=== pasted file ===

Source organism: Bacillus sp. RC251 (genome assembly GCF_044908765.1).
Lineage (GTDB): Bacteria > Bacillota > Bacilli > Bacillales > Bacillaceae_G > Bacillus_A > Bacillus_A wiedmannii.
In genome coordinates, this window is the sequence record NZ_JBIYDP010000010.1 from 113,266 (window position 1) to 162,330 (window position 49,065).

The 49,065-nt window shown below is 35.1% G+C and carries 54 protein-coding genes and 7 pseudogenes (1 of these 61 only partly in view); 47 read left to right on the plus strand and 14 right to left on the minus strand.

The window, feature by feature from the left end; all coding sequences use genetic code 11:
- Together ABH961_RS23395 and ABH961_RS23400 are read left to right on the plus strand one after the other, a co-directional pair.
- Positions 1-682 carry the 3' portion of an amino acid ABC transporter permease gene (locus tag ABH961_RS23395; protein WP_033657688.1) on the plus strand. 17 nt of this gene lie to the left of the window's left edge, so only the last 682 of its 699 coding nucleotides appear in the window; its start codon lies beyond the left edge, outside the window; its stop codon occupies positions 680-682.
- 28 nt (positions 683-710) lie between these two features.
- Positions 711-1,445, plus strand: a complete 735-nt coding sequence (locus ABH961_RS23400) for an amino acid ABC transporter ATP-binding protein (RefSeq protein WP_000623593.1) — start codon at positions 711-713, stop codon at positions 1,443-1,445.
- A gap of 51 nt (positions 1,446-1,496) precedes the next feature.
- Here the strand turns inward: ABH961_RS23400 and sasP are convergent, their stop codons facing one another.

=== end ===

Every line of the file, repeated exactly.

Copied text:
Source organism: Bacillus sp. RC251 (genome assembly GCF_044908765.1).
Lineage (GTDB): Bacteria > Bacillota > Bacilli > Bacillales > Bacillaceae_G > Bacillus_A > Bacillus_A wiedmannii.
In genome coordinates, this window is the sequence record NZ_JBIYDP010000010.1 from 113,266 (window position 1) to 162,330 (window position 49,065).

The 49,065-nt window shown below is 35.1% G+C and carries 54 protein-coding genes and 7 pseudogenes (1 of these 61 only partly in view); 47 read left to right on the plus strand and 14 right to left on the minus strand.

The window, feature by feature from the left end; all coding sequences use genetic code 11:
- Together ABH961_RS23395 and ABH961_RS23400 are read left to right on the plus strand one after the other, a co-directional pair.
- Positions 1-682 carry the 3' portion of an amino acid ABC transporter permease gene (locus tag ABH961_RS23395; protein WP_033657688.1) on the plus strand. 17 nt of this gene lie to the left of the window's left edge, so only the last 682 of its 699 coding nucleotides appear in the window; its start codon lies beyond the left edge, outside the window; its stop codon occupies positions 680-682.
- 28 nt (positions 683-710) lie between these two features.
- Positions 711-1,445, plus strand: a complete 735-nt coding sequence (locus ABH961_RS23400) for an amino acid ABC transporter ATP-binding protein (RefSeq protein WP_000623593.1) — start codon at positions 711-713, stop codon at positions 1,443-1,445.
- A gap of 51 nt (positions 1,446-1,496) precedes the next feature.
- Here the strand turns inward: ABH961_RS23400 and sasP are convergent, their stop codons facing one another.